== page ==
by Larry Clinton
I have opined in the past, somewhat tongue in cheek, that Cyber Security Awareness Month may be a bit outdated—is there really anyone unaware that we have a cyber security problem in 2019? Perhaps Cybersecurity understanding month is a bit timelier and more needed.
However, in the spirit of the cyber season I’d like to suggest an important area of cyber issue where we appear to have very limited awareness, namely the enormous disparity between what is acknowledged as the top security issue of our time and the relative pittance of funding we are devoting to addressing the issue.
No less an authority than our Acting Director for National Intelligence verified cyber’s status as our top threat just last week in Congressional testimony when he declared cyber to be the “number 1 threat” to our nation. His view is neither unique nor new. Last year then-Secretary for Homeland Security said “On the top of my list of threats—the word CYBER is circled, highlighted, and underlined.” These quotes echo similar assessments that go back several years.
Yet, in FY2019, the federal government spent approximately $16.6 billion on cybersecurity activities, according to a White House estimate. In comparison, total Department of Defense spending for FY2019 was $685 billion, according to the White House’s 2020 budget proposal. So, the federal government’s overall spending on cybersecurity (16.6 billion) is about 2.5 percent of what is spent by the Department of Defense. –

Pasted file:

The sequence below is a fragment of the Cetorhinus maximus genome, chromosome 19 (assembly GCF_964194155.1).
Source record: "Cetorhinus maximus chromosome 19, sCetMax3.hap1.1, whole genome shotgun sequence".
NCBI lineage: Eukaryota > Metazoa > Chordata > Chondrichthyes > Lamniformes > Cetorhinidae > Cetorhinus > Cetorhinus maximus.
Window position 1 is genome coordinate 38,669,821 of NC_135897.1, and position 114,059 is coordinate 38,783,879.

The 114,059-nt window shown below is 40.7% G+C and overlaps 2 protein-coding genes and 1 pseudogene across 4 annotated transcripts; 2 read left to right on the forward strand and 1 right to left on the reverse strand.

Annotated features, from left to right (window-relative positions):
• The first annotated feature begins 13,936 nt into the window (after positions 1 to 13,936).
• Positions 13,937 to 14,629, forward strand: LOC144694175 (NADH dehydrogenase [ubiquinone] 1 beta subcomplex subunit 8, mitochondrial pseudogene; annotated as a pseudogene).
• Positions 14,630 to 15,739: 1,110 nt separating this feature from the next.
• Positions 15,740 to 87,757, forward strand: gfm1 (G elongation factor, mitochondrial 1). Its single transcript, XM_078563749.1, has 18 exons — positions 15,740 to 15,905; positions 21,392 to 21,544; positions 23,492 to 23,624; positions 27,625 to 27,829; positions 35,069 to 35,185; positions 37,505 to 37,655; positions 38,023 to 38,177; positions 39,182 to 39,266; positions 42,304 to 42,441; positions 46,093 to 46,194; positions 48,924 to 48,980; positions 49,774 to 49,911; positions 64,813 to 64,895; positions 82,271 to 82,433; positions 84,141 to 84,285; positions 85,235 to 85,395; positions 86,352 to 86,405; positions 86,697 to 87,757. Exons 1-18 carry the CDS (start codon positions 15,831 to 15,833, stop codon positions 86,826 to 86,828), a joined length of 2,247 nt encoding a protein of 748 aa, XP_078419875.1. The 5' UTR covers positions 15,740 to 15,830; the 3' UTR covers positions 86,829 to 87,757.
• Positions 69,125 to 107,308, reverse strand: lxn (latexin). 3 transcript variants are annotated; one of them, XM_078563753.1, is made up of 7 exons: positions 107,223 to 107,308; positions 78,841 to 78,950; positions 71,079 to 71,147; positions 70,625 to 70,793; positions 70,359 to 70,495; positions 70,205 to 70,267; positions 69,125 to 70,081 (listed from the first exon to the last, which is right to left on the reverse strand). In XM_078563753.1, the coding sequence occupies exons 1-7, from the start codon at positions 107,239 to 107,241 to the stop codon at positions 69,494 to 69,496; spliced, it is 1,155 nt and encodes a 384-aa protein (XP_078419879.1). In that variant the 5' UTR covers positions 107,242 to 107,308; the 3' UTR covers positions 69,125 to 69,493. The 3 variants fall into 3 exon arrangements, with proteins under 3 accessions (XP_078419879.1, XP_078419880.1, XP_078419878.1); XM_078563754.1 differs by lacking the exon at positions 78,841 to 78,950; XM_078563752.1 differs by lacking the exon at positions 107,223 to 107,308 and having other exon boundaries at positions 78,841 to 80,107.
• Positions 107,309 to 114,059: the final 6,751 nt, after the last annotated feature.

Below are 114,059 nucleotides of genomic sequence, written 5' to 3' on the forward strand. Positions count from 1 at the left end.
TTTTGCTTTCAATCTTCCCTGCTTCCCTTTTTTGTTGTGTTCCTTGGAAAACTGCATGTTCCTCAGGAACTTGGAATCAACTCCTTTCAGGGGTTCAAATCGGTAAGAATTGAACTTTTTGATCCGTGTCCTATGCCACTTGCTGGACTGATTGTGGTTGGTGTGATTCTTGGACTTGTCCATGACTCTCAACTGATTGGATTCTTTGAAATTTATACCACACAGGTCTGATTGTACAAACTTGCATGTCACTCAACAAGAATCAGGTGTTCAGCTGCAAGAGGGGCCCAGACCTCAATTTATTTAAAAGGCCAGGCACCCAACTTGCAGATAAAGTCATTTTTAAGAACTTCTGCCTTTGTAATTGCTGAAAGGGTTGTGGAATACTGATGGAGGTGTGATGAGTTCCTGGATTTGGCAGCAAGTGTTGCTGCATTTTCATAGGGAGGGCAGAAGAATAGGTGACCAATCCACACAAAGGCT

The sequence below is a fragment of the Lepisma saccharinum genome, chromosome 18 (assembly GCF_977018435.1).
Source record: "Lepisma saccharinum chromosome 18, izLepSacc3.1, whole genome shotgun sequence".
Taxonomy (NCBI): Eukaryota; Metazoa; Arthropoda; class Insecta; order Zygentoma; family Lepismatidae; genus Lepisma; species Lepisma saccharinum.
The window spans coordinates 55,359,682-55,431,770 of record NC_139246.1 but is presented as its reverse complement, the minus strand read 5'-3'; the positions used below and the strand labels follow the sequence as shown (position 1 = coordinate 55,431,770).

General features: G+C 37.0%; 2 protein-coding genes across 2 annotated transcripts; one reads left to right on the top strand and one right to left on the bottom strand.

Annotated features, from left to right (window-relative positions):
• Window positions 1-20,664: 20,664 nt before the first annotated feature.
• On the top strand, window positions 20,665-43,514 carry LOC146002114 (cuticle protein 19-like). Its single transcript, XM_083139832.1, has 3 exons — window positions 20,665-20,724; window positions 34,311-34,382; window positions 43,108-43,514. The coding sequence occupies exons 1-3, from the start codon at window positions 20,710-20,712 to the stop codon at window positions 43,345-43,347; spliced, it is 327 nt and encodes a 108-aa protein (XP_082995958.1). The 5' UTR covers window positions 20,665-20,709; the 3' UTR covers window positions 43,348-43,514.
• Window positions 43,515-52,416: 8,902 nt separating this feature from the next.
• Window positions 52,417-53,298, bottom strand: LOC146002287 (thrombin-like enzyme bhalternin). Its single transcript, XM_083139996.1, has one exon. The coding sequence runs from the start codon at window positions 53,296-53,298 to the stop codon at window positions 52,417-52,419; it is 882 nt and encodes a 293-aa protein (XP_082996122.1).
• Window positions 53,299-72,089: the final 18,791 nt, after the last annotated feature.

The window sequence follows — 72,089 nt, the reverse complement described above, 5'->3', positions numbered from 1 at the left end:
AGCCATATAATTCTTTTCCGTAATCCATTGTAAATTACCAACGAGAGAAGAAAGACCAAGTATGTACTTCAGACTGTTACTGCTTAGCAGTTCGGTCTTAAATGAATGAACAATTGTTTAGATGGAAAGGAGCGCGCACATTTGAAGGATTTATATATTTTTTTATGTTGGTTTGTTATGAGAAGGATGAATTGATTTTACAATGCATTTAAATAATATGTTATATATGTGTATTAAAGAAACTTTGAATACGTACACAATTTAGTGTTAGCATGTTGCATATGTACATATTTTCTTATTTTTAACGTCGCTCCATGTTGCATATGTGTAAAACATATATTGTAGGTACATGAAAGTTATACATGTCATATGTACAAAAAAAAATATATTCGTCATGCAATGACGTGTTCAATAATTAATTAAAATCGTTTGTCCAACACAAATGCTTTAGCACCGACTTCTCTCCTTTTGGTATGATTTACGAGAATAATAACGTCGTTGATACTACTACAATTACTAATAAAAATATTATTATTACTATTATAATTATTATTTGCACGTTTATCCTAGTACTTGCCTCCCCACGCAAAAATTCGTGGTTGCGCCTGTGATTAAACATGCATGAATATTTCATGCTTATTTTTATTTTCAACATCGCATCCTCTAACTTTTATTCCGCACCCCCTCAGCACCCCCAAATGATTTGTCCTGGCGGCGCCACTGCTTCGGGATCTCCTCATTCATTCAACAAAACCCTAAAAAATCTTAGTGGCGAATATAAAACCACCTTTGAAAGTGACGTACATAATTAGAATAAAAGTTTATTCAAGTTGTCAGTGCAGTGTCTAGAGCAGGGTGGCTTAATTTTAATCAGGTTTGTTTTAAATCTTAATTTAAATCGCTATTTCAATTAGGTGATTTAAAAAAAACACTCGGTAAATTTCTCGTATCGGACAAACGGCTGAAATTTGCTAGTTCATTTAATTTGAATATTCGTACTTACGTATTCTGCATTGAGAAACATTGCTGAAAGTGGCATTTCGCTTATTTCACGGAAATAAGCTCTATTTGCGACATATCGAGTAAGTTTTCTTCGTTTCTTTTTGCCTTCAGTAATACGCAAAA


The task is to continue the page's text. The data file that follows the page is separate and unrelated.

That’s 2.5 % of our spending on our number 1 threat. Is everyone aware of that?
This comparative level of under spending might be understandable if we were just becoming aware of the cyber threat, but we are no longer a novel discipline. Awareness of the cyber threat is well into its third decade (the Internet Security Alliance Alone is 19 years old – and we did not discover the cyber threat).
And the impacts of this inattention, beyond the rhetorical level, are all too obvious, and have been for years. Not only was Russia able to compromise the most fundamental element of our democracy through cyber-attack, China been stealing massive amounts of our intellectual property to stimulate their own economic growth for years through cyber-attack. The cyber crime situation is reaching crisis proportions, with estimates ranging from $750 billion in losses to $2.5 trillion. The recent McAfee Cybercrime report concluded “Cybercrime is relentless, undiminished and unlikely to stop. It’s just too easy, rewarding and the chances of getting caught are far too low.”
The reason we are not making progress in the ongoing cyber conflicts with Russia, China or even the cyber mobsters is not a lack of awareness, it’s a lack of effort. We don’t have enough people. We don’t have modernized digital legal structures. We are not valuing – by which I mean we are not spending – enough on cyber security at all areas.
October is not only Cyber Awareness Month; it is also the start of the government’s new fiscal year. Maybe November ought to be designated cyber spending month.